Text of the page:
6. anchor text linking to a web page can be used to identify the category of a page. A page that is connected with the anchor word “Travels in Italy” might be considered to be about traveling to Italy.
7. It is possible that the name of a webpage could be interpreted as an indication of what topic that the page covers.
8. If an page on a particular topic is linked with the site that is being classified, the link could indicate that the pages have a similarity to each other and the subject of the first page could be used on the second page.
9. The top (1,4,10) the number of search queries a page is ranked for in results from a search could be used to determine the subject for that page.
10. The pages’ topics that are connected to each other in ways like being part of the same directory could be attributable to the page specifically targeted.
11. The history of search queries of visitors to the page could be used to determine the topic of the page. For instance, if a user is searching for “Italian wine,” and during the same search, the query session opens a page that talks about “Travels in Italy,” the topic of the page that is visited could help determine if “Italian” and/or “wine” could be subjects that could be used on”Travels to Italy. “Travels in Italy” page.
Some of the methods that are described in this patent application could be employed in conjunction to create subjects or categories for web pages. For instance the number of links on a page may be a bit sporadic or absent, or perhaps not precise (like “click here”) or may not be enough to determine the proper category for a web page.
Or , the words that appear the most often on a page may be stop-words like “the,” or “a,” or “this,” and just aren’t particularly descriptive or useful as subjects.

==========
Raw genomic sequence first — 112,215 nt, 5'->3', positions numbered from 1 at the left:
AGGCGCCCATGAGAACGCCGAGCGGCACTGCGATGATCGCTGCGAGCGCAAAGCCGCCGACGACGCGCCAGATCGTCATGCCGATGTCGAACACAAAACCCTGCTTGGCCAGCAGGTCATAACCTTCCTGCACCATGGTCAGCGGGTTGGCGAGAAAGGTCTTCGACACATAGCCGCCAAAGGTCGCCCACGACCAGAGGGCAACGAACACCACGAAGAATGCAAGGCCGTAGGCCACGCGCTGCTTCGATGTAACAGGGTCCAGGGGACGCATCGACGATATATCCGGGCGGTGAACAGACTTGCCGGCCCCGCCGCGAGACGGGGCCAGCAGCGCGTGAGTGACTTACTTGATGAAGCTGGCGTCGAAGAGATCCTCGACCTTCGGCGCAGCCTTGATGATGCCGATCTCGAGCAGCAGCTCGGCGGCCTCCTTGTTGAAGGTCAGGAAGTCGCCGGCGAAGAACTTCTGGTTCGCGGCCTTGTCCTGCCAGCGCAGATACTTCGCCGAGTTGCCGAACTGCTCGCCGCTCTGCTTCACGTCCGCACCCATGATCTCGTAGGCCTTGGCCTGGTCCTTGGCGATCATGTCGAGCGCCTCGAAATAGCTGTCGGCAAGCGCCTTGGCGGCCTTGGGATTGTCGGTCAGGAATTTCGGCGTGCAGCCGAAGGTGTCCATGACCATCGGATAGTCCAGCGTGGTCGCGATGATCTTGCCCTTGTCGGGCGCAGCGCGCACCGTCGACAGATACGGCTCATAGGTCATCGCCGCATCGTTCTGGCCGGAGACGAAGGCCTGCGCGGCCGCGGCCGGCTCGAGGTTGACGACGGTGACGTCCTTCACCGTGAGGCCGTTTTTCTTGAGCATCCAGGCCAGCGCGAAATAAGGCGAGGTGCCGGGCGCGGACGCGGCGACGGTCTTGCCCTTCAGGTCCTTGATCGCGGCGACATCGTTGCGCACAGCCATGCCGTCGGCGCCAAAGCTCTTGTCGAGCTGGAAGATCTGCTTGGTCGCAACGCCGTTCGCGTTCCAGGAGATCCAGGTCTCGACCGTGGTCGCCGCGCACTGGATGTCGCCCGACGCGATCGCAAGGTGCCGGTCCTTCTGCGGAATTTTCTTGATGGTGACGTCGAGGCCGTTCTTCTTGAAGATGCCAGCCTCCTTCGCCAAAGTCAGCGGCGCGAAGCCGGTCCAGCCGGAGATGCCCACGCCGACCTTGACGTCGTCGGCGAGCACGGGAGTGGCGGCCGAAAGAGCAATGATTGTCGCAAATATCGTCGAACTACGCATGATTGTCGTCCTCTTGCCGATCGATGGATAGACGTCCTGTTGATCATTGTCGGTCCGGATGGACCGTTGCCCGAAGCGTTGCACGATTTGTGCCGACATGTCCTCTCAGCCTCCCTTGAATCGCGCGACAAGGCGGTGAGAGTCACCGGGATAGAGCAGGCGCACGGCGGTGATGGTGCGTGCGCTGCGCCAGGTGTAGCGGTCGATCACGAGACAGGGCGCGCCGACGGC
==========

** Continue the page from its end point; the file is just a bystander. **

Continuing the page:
Some websites don’t do an excellent job of providing descriptive titles for their pages. Some sites may have the same title on each page, or extremely brief titles, or even extremely long and insignificant titles.
A website that sells fresh steaks may include an affiliate link to a store which sells wines, to provide visitors with a suggestion for a fantastic dining experience. This is a wonderful use for linking, however the website selling steaks is distinct topics from the one selling wine. The topics on those pages aren’t sufficiently similar to make the same topic applicable to the steak website for the wine website.
However, if you take a look at several the signals (and other signals that could be utilized) and then use them all together to see how well they are in agreement with each other, it could provide a feasible method to create the subject or category of an entire page.
If someone is looking at a website page and is browsing, they shouldn’t be able to decide which category to use for the majority of pages. The search engine must be able to rely on clues that can be derived mathematically.
What do you tell the search engines about your website page’s categories when you choose the page title, anchor text that is displayed to pages, the choice of words that you use on these pages, as well as the selection of words you are trying to optimize your pages for?
These decisions could affect not just the types of ads that Google will display on your website when you use Adsense. They could be used to determine page categories on Sitelinks that link to those pages or even the categories Google could show in its search results.